Yves Nosbusch


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Why is the euro finally falling?



After a long upward trend against the main currencies, the euro has finally depreciated – by more than 5% against the US dollar compared to its May peak. The euro has in fact appeared overvalued for months on the basis of macroeconomic fundamentals. The considerable appreciation since the autumn of 2012 was largely a result of renewed confidence and the return of international investors to the euro zone following the announcement during the summer of 2012 by the president of the European Central Bank (ECB) that the Frankfurt-based institution would do “whatever it takes” to safeguard the euro.


Exchange rate 

Source: Macrobond



This trend seems to have reversed over the course of the last few months. The question is why now? There would seem to be three main reasons.


Short-term interest rates

First, there was the historic decision by the ECB Governing Council to cut interest rates to record lows, and in particular to introduce a negative deposit rate. That move has led to a significant fall in the rates on the interbank market since the start of the summer, with the main interbank rate currently trading at levels close to zero. This movement has increased the gap between US and European rates, increasing the relative attractiveness of the dollar for short-term investments.


Growth outlook and evolution of monetary policy

In addition, economic activity in the euro zone has been more sluggish than what one might have hoped for just a few months ago. Second-quarter GDP and a number of leading indicators for the euro zone have proved disappointing over the last few weeks. An additional factor is the uncertainty surrounding the evolution of the crisis in Ukraine, to which Europe has greater exposure than the United States. In contrast, activity seems to be picking up faster in the United States. In particular there has been a clear improvement in the labour market. As a result, markets are expecting monetary policy to return to normal more quickly, and key interest rates to start rising earlier, in the United States than in the euro zone. Those expectations were reinforced by the statements from Mario Draghi and Janet Yellen at the recent meeting of central bankers in Jackson Hole.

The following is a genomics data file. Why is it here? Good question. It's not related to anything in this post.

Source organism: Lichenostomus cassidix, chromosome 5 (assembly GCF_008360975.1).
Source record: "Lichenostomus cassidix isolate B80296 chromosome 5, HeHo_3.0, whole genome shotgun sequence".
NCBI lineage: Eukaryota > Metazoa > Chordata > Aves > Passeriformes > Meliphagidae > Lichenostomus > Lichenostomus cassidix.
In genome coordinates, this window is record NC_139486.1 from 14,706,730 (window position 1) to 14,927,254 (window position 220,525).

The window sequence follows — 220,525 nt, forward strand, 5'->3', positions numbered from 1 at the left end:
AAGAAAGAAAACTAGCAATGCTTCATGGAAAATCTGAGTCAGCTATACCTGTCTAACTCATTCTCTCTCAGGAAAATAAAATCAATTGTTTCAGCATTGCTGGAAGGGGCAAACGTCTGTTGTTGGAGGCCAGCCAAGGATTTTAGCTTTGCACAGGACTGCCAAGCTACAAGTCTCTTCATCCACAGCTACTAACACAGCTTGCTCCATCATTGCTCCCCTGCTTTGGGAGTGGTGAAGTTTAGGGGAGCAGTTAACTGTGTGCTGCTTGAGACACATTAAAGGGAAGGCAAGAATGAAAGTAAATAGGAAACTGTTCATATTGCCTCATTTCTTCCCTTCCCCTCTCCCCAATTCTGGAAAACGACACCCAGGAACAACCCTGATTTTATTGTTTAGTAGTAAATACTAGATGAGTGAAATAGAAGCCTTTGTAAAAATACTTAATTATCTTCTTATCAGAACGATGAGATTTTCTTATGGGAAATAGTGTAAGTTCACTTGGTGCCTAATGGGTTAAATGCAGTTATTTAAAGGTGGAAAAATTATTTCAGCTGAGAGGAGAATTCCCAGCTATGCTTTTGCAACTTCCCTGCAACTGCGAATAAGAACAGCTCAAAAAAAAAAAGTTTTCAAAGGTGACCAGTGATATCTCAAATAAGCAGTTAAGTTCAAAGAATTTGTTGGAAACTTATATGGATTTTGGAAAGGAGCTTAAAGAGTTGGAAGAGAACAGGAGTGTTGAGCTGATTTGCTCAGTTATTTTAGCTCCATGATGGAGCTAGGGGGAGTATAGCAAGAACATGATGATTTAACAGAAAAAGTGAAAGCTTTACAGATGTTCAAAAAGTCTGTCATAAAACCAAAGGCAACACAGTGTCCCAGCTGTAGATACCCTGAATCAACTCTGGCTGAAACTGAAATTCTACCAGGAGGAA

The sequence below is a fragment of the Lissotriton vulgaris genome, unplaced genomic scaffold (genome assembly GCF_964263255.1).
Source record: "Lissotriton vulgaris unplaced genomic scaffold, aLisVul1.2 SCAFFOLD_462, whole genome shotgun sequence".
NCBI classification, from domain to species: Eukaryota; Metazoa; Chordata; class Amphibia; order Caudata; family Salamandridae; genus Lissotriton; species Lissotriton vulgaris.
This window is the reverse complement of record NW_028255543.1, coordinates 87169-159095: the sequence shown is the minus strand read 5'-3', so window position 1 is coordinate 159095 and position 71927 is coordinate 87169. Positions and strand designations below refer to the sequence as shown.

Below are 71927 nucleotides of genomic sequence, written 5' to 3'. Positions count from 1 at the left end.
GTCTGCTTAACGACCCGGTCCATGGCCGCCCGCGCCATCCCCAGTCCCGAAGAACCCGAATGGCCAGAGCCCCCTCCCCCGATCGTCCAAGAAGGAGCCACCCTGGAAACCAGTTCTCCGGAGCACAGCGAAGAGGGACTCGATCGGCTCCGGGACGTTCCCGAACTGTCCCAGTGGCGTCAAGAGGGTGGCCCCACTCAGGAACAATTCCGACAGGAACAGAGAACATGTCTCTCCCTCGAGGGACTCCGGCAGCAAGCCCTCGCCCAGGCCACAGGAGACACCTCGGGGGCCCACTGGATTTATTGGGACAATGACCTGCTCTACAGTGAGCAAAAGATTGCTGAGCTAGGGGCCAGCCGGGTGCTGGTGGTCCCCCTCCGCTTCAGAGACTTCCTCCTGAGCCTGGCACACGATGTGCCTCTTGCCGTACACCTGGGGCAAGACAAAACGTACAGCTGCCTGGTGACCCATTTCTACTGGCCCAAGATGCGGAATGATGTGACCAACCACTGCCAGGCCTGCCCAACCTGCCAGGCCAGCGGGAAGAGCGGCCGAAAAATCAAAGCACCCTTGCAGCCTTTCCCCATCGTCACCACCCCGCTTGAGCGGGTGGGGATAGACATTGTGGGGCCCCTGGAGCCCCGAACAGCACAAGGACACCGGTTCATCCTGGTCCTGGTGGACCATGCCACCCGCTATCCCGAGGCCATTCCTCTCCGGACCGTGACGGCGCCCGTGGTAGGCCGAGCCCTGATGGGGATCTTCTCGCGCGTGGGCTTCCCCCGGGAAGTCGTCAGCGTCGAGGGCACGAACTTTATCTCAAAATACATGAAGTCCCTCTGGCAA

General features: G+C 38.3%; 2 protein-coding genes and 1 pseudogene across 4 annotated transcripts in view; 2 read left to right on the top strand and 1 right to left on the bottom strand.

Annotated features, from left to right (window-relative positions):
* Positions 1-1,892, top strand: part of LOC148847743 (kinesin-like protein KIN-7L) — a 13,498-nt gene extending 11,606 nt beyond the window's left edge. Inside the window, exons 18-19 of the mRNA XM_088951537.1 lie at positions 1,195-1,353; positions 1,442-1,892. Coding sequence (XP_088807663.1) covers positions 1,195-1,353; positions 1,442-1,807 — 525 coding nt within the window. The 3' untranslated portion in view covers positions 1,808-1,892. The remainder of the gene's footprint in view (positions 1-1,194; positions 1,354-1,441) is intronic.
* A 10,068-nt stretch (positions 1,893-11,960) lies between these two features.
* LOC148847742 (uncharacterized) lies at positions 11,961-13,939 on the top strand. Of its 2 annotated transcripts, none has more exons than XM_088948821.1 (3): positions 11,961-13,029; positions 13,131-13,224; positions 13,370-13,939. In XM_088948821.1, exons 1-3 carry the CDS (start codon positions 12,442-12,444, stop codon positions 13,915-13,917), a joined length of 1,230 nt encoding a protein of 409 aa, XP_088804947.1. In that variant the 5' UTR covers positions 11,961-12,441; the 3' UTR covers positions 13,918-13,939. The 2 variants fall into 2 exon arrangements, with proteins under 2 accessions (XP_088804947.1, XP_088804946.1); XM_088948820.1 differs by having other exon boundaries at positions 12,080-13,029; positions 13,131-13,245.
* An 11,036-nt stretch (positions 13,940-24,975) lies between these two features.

These considerations would appear to have led to a change in market sentiment. The BNP Paribas “Positioning Analysis” indicator suggests that the main market players have on average been selling the euro against the dollar over the last few weeks.


From a macroeconomic standpoint, the depreciation of the euro is a welcome change. It should stimulate exports of European products at a time when domestic demand remains too low. By increasing the price of imports, it should also moderate, in a mechanical way, the downward trend in inflation observed since 2012. This worrying phenomenon of disinflation is a continuing source of concern for the ECB.



Article written on 2 September 2014. 

Yves Nosbusch

Chief Economist

BGL BNP Paribas